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  • Plane crazy

    Posted on January 17th, 2012 admin No comments

    Where did I put those flares?

    You can’t fail to have noticed that the issue of maritime safety has shot up the news agenda recently.

     The apparently cack-handed way the ship was driven into the rocks and its subsequent sinking give a whole new meaning to the term “European bail-out”. Women, children and nationals from countries without a AAA rating abandon ship first.

     But the subject brings me back to an interesting squabble I’ve managed to get myself into with the Department of Transport.

     At the back end of last year I asked the following question: “Please could you provide me with a copy of all the SAFA Ramp Inspection Reports you hold dated from 1.1.10 to the present date where any Class 3 (major influence on safety) action has been recorded.”

     For those of you not familiar with the plane inspection regime my understanding is that official can swoop on aircraft at any time and then fill in a form about its airworthiness.

     As you can see from my question I just want the ones where there has been a Class 3 finding on the basis that if the experts say it has a problem which is a major influence on safety, that is in the public interest.

     But my request has been turned down. See the letter here. plane…………. The Department of Transport relied on S.27 (International Relations) and S.30 and S.31. All of which as we know are subject to the public interest test. Yet it is thought that the knowledge of which planes have major safety defects is best kept from us.

     This would be an interesting enough case on its own if it were not for the fact that I believe the Department of Transport then took aim at their own feet and fired off a volley of shots.

     While trawling the internet I found a spreadsheet that had been provided to an MP that gave details of all inspections that had been carried out by an agency of the Department of Transport on ships.

     I then asked a follow up question saying could I have all the detailed report sheets on those ships which when inspected were deemed the most dangerous, and were banned from setting sail until the defects were corrected.

     On this occasion there were no fears that the reports might adversely affect our relationships with foreign nations or that it would bring the whole inspection regime collapsing around our ears. Here are two of the reports I was provided with of ships that were too dangerous to be allowed to leave port in October last year.

     Here are the reports of two ships that were held in port last year because of safety fears. The OCEAN BRIDGE and the  ADINATH ONE

    By the incredible power of the internet you can even now see where both ships are. When I last looked Adinath One was near Malta and Ocean Bridge was somehwere off the coast of West Africa. But the main thing, I suppose is that they are both on the sea rather than under it.

    Anyhow, I’m looking forward to seeing how the Department of Transport can justify treating plane safety one way and ship safety completely differently. I’ll keep you posted.


  • S.43 exemption hits the buffers

    Posted on September 8th, 2009 admin 1 comment
    A silverlink train

    A silverlink train

    Another attempt by a public body to keep information secret with the use of the S.43 (Commercial Interests) exemption has failed.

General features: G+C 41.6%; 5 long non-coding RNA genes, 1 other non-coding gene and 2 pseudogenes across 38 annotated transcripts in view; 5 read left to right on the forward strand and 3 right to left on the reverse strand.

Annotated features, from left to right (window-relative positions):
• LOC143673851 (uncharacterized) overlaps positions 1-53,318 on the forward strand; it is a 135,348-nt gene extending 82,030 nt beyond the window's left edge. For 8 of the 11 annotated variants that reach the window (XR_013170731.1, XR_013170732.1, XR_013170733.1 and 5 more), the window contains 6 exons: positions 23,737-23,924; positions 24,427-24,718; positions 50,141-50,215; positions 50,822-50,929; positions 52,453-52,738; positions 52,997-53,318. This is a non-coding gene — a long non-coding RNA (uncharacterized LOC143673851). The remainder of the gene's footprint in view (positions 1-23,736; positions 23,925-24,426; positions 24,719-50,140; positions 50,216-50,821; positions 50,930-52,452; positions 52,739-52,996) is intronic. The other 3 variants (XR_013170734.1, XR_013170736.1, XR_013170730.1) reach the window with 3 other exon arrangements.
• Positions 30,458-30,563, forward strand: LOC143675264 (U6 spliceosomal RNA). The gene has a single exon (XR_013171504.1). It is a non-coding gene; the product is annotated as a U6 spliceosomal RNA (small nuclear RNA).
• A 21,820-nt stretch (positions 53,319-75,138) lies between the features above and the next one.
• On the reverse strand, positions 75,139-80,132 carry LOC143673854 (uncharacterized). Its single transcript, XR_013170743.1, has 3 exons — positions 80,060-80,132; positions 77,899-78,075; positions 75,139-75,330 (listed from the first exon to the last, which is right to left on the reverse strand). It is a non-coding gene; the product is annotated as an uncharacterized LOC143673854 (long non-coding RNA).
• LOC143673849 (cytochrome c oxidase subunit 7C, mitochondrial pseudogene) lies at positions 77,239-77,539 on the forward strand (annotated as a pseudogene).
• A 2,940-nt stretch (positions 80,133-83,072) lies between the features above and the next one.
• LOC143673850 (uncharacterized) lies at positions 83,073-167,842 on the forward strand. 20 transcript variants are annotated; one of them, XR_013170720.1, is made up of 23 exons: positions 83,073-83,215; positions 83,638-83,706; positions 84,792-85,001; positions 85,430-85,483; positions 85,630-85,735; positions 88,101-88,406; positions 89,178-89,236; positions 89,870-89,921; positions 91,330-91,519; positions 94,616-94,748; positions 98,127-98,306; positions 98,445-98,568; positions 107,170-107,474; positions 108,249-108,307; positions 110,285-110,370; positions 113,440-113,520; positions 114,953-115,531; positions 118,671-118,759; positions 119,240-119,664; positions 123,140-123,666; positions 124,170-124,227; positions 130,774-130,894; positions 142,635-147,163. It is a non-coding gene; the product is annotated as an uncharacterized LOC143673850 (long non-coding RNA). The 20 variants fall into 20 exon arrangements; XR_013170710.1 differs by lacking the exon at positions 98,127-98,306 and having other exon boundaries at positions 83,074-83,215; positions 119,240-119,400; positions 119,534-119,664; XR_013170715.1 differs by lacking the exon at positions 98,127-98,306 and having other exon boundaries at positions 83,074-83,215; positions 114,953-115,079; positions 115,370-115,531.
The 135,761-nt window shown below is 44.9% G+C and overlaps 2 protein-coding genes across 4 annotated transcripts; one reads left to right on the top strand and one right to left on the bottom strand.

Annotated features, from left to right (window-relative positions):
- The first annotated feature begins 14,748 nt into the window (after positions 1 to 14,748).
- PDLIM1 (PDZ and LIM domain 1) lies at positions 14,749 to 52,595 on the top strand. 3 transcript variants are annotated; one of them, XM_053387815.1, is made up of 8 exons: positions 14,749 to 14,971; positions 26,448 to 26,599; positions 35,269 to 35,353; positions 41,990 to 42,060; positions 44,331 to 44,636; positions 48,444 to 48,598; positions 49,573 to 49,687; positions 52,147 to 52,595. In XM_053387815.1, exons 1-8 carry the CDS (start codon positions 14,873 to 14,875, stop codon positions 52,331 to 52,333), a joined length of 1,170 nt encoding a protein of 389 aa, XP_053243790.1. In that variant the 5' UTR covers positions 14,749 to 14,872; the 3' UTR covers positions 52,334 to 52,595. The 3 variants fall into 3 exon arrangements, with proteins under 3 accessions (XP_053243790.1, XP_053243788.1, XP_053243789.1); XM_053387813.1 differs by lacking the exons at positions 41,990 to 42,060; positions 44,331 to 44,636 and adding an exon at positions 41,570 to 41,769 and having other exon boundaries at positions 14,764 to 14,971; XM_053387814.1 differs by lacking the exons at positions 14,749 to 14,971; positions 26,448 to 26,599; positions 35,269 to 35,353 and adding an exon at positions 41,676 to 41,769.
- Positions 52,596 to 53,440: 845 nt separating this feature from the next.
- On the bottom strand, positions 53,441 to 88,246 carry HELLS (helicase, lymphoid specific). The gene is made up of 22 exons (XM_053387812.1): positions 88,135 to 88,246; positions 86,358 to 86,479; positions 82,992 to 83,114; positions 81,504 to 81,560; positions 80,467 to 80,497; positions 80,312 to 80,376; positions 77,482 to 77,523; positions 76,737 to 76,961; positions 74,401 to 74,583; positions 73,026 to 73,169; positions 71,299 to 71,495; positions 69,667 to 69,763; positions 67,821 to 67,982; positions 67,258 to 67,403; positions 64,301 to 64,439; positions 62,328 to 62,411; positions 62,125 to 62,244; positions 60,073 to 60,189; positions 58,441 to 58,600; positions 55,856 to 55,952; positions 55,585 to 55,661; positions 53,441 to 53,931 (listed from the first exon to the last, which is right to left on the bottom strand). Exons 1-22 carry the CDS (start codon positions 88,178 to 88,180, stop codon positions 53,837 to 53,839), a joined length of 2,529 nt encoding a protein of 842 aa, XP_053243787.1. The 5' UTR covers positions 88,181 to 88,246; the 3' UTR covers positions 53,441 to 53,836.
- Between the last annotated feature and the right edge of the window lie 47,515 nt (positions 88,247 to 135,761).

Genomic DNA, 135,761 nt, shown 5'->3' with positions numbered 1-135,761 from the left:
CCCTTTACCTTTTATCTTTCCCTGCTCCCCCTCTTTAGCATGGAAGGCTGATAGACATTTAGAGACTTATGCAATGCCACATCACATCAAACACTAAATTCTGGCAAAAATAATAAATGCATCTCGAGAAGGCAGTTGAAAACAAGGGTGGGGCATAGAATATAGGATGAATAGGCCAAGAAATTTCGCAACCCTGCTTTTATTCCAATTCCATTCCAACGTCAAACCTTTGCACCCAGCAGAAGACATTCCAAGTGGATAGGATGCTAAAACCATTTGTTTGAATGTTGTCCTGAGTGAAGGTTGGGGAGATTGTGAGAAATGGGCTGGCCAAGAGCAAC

The Department for Transport’s (DfT) efforts to withhold the information relating to how much it paid a rail company when its workforce went on strike was rejected by the Information Commissioner.

    It was ruled that S.43 was not engaged and so the Commissioner did not even go on to consider the public interest arguments in the case.

    The case centred on an industrial dispute by workers on the Silverlink rail franchise in 2007 which ran between London Euston and Northampton.

    Officials from the DfT confirmed to the Commissioner that under a section of its agreement with Silverlink it was able to “reimburse or ameliorate net losses of the Franchise Operator arising from industrial action”.

    However, it refused to divulge how much this compensation was and the arguments it put up in defence of the use of S.43 remain somewhat of a mystery.

    The DfT said that to disclose it arguments for the support of S.43 would be a breach of the exemption in itself. The decision notice said: “The DfT has provided the Commissioner with submissions to support its use of the exemption, but has stated that it believes that these submissions cannot be put into the public domain.”

    So the rationale behind the DfT’s use of the exemption is in a confidential annex to the decision notice that we cannot see.

    However, the Commissioner gave the arguments – secret or not – short shrift and said the exemption did not apply. Because the exemption didn’t apply he also found the DfT guilty of a breach of procedure in that it should have explained the reasoning behind its application of S.43 to the applicant.

    The DfT has now been ordered to provide the applicant with information relating to did the DfT provide funding to Silverlink as compensation when the industrial action took place and if any changes were made with the incoming franchisee to compensate it for any losses caused by industrial action.

    The full decision notice can be seen here. [link]

    NOTE: For S.43 to be applicable the prejudice to an organisation has to be likely and substantial. Even then the public interest can weigh in favour of disclosure. It means that it practice it is very difficult to shield information using this exemption. The Ministry of Justice lost a similar case [Working on the chain gang], and the Royal Mail has withdrawn its appeal to the Information Tribunal over its attempt to keep secret how much it spends on management consultants.